All the difficulty will be in the first two or three days : after which the reformation will be as natural and easy as the present irregularity; for, ce riest que le premier pas qui coute. Oblige a man to rise at four in the morning, and it is more than probable he will go willingly to bed at eight in the evening; and, having had eight hours sleep, he will rise more willingly at four in the morning following. But this sum of ninety-six millions and seventyfive thousand livres, is not the whole of what may be saved by my economical project. You may observe, that I have calculated upon only one-half of the year, and much may be saved in the other, though the days are shorter. Besides, the immense stock of wax and tallow left unconsumed during the summer, will probably make candles much cheaper for the ensuing winter, and continue them cheaper as long as the proposed reformation shall be supported.

For the great benefit of this discovery, thus freely communicated and bestowed by me on the public, I demand neither place, pension, exclusive privilege, nor any other reward whatever. I expect only to have the honor of it. And yet I know there are little envious minds who will, as usual, deny me this, and say, that my invention was known to the ancients, and perhaps they may bring passages out of the old books in proof of it. I will not dispute with these people, that the ancients knew not the sun would rise at certain hours; they possibly had, as we have, almanacs that predicted it: but it does not follow thence, that they knew he gave light as soon as he rose. This is what I claim as my discovery. If the ancients knew it, it might have been long since forgotten, for it certainly was unknown to the moderns, at least to the Parisians, which to prove, I need use but jone plain simple argument. They are as well instructed, judicious, and prudent a people as exist anywhere in the world, all professing, like myself, to be lovers of economy; and, from the many heavy taxes required from them by the necessities of the state, have surely an abundant reason to be economical. I say it is impossible that so sensible a people, under such circumstances, should have lived so long by the smoky, unwholesome, and enormously expensive light of candles, if they had really known, that they might have had as much pure light of the sun for nothing. I am, &c. A Subscriber.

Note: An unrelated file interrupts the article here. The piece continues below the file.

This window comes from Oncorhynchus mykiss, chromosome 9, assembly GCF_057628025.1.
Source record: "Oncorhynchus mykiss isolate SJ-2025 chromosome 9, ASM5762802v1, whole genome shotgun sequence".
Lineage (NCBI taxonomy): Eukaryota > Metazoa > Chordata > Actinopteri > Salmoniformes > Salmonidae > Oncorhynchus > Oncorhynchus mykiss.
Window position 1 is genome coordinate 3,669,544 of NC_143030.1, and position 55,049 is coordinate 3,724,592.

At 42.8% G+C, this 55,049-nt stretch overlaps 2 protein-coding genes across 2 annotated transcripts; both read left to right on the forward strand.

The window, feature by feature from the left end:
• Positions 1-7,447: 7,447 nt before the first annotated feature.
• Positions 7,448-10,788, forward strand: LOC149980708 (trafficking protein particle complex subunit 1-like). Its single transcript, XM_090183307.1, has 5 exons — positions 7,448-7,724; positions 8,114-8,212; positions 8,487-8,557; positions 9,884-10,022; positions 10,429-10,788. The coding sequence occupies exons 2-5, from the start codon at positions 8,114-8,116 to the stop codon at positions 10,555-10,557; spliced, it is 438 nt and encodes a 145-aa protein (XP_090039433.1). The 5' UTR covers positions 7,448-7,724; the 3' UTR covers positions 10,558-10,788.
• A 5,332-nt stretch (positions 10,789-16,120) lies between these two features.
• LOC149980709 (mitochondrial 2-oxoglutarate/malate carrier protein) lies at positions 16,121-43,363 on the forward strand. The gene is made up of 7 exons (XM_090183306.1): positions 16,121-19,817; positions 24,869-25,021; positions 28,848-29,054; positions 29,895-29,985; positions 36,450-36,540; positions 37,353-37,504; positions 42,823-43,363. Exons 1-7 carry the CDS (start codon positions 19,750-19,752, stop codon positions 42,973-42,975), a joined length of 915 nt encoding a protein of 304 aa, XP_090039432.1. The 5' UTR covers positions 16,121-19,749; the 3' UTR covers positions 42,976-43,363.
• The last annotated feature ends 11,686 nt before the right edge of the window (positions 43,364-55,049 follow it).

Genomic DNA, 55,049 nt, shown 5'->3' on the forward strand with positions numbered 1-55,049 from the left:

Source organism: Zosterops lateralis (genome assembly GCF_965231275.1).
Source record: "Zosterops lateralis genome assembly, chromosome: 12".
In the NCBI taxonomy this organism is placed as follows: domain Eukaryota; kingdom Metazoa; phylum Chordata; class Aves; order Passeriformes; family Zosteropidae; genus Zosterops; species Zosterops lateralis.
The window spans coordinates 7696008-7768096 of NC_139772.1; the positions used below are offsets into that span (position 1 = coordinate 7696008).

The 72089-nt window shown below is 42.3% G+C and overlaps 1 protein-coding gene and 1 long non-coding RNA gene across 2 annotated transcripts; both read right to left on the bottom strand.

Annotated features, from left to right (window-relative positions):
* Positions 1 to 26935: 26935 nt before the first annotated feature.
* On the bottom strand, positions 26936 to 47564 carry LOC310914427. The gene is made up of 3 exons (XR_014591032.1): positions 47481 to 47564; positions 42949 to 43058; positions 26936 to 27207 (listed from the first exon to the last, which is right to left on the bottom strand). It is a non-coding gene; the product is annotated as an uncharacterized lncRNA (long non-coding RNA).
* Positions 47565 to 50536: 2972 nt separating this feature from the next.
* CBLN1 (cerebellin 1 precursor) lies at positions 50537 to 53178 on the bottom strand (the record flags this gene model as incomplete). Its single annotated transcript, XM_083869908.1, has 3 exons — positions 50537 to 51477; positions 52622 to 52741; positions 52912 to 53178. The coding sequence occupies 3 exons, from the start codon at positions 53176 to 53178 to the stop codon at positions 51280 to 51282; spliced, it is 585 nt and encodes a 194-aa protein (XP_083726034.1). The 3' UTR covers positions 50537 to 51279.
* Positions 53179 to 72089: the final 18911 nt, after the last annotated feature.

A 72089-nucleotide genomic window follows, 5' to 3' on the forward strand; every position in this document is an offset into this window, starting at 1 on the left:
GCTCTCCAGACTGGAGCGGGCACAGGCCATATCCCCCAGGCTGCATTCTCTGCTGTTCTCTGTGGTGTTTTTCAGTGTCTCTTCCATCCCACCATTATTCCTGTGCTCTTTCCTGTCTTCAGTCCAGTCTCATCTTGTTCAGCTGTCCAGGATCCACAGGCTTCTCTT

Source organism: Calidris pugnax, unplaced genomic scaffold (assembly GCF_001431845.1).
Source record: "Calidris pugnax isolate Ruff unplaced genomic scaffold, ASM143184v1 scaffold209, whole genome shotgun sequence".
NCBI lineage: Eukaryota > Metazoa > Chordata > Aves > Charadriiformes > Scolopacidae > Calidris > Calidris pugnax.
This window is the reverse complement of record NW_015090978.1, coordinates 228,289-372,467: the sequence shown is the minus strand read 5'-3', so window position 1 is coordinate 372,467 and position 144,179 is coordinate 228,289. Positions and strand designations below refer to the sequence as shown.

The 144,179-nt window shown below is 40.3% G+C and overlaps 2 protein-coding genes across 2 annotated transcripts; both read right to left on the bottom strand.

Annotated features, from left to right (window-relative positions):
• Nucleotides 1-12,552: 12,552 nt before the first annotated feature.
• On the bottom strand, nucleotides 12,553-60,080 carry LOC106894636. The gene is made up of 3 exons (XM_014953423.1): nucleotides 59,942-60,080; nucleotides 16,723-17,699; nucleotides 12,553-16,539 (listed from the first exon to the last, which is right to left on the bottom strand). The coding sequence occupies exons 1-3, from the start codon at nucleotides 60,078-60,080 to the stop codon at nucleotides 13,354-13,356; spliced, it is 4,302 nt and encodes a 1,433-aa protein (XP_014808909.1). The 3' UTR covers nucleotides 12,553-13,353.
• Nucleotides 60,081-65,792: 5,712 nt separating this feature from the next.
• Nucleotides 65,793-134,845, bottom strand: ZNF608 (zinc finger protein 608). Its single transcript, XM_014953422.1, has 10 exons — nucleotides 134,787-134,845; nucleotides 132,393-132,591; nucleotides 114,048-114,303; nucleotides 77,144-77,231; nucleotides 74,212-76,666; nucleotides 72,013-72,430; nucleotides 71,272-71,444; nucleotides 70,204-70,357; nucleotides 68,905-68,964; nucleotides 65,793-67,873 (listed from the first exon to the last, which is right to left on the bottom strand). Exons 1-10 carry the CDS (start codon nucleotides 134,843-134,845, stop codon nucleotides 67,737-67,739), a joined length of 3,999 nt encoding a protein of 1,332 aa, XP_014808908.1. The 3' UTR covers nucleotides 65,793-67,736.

END OF PART I.

PART II. AMERICAN POLITICS.

SECTION I.

AMERICAN POLITICS PRIOR TO THE INDEPENDENCE OF THE UNITED STATES.

ALBANY PAPERS. [Referred to in Memoirs of the Life, Part II.] Containing, I. Reasons and Motives on which the Plan of Union for the Colonies was formed;—II. Reasons against partial Unions;—III. And the Plan of Union drawn by Benjamin Franklin, and unanimously agreed to by the Commissioners from New Hampshire, Massachusetts Bay, Rhode Island, New Jersey, Maryland, and Pennsylvania, met in Congress at Albany, in July 1754, to consider of the best Means of defending the King's Dominions in America, fyc. a War being then apprehended; with the Reasons or Motives for each Article of the Plan.

I. Reasons and Motives on which the Plan of Union was formed.

TrfE commissioners from a number of the northern colonies being met at Albany, and considering the difficulties that have always attended the most necessary general measures for the common de